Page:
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Sheriden, 164 Ibid. 37 Sheriden, 163 38 Chen, 212 39 Sakamoto, 427 40 Richardson, 133

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democratic reform; rather they attempted to placate opposition demands for reform by passing largely meaningless legislation.41 Similarly, the administrative reform process began with the First Commission on Administrative Reform in 1961, but did not produce results until the Morihiro administration in 1993.42 Although a relationship between Japanese democracy and economic growth is difficult to establish, democratic reforms and economic growth were historically inversely correlated. An inverse correlation can be established because the most significant democratic reforms of the Japanese electoral system occurred under the three years of opposition rule between 1993 and 1996, when GDP growth ranged from .2 to 1.9%.43 Furthermore the most far reaching administrative reforms were initiated in 1993 under the opposition and implemented under LDP rule in 1998 and 1999, when GDP growth plummeted to negative 1.8%.44 The LDP's removal from power in 1993 proved to be the prerequisite for reform. The first major catalyst for the electoral defeat of the LDP and its allies were a series of corruption scandals in 1988, called the Kyowa, Sagwa, and the Recruit scandals.45 A further impetus was the breakdown of the Japanese economic system, as Japanese growth slowed to a mere 1% in 1992.46 Although the LDP had faced scandals before, most notably the Lockheed Scandal of 1976, it had always maintained a degree of political legitimacy through its claim to providing

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Richardson, 134 Toshiyuki Masujima, "Administrative Reform in Japan: Past Development and Future Trends," International Review of Administrative Sciences, Vol. 71, No. 2 (2005) 295-299 43 "World Economic Outlook Databases," International Monetary Fund, Available on the internet at: ntry&ds=.&br=1&pr1.x=93&pr1.y=6&c=158&s=NGDP_RPCH&grp=0&a= 44 Ibid. 45 Sakamoto,422 46 International Monetary Fund, ntry&ds=.&br=1&pr1.x=93&pr1.y=6&c=158&s=NGDP_RPCH&grp=0&a=

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economic growth.47 As GDP plummeted, the LDP could no longer claim legitimacy on this basis. The LDP's likely failure in the upcoming elections of 1993 and internal political power struggles, resulted in the defection of 54 LDP members and the formation of two opposition parties collectively termed the Ozawa Group.48 The defection of the Ozawa Group and the LDP's subsequent defeat at the poles provided the political opposition with the ability to institute long awaited electoral and administrative reforms. The initiation of reforms under opposition rule and during periods of low or negative economic growth is a classic illustration of what Douglas North deems changes in the incentive structure. The absence of economic growth promoted the division of the LDP into factions as junior politicians and members of the Ozawa group came to view the opposition as a credible political force which could be co-opted.49 This division in turn made pursuing the status quo more costly for other Diet members and therefore changed the incentive structure at the margin to direct politicians toward reform. As Sakamoto states, "The LDP's split and the consequent change in political parties' incentive structures served as an immediate catalyst to reform enactment."50 The electoral reforms initiated in 1993 and enacted in 1994 fundamentally changed the Japanese electoral system.51 Prior to 1994 the Japanese House of Representatives was elected from multimember districts with between 2 and 6 representatives.52 Under the MMD system, candidates would compete for a small fraction of a district's overall vote. The new "combinational" single member districts (SMDs) were intended to reduce corruption by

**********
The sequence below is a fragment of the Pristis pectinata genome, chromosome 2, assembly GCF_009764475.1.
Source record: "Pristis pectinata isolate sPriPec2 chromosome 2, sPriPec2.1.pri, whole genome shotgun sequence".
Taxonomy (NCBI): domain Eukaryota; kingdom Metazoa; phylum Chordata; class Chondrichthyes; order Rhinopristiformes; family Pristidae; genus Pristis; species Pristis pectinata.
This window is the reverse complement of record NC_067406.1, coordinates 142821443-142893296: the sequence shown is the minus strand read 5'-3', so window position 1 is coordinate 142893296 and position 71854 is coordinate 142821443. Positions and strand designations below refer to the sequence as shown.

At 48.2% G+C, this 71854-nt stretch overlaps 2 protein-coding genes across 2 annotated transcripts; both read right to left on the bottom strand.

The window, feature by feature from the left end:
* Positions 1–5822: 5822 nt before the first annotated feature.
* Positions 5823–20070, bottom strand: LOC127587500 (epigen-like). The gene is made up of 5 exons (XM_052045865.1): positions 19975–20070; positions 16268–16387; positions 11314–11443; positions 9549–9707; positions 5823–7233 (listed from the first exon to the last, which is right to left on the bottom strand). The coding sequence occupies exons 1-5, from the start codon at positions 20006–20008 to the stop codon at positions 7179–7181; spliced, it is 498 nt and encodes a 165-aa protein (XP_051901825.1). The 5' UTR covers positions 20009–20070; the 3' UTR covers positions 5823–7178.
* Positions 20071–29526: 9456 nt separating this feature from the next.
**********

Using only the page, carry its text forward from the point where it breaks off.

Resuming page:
47 48

Thomas, 301 Thomas, 305 49 Sakamato, 429 50 Sakamoto, 431 51 Sakamoto, 420 52 Pempel, 38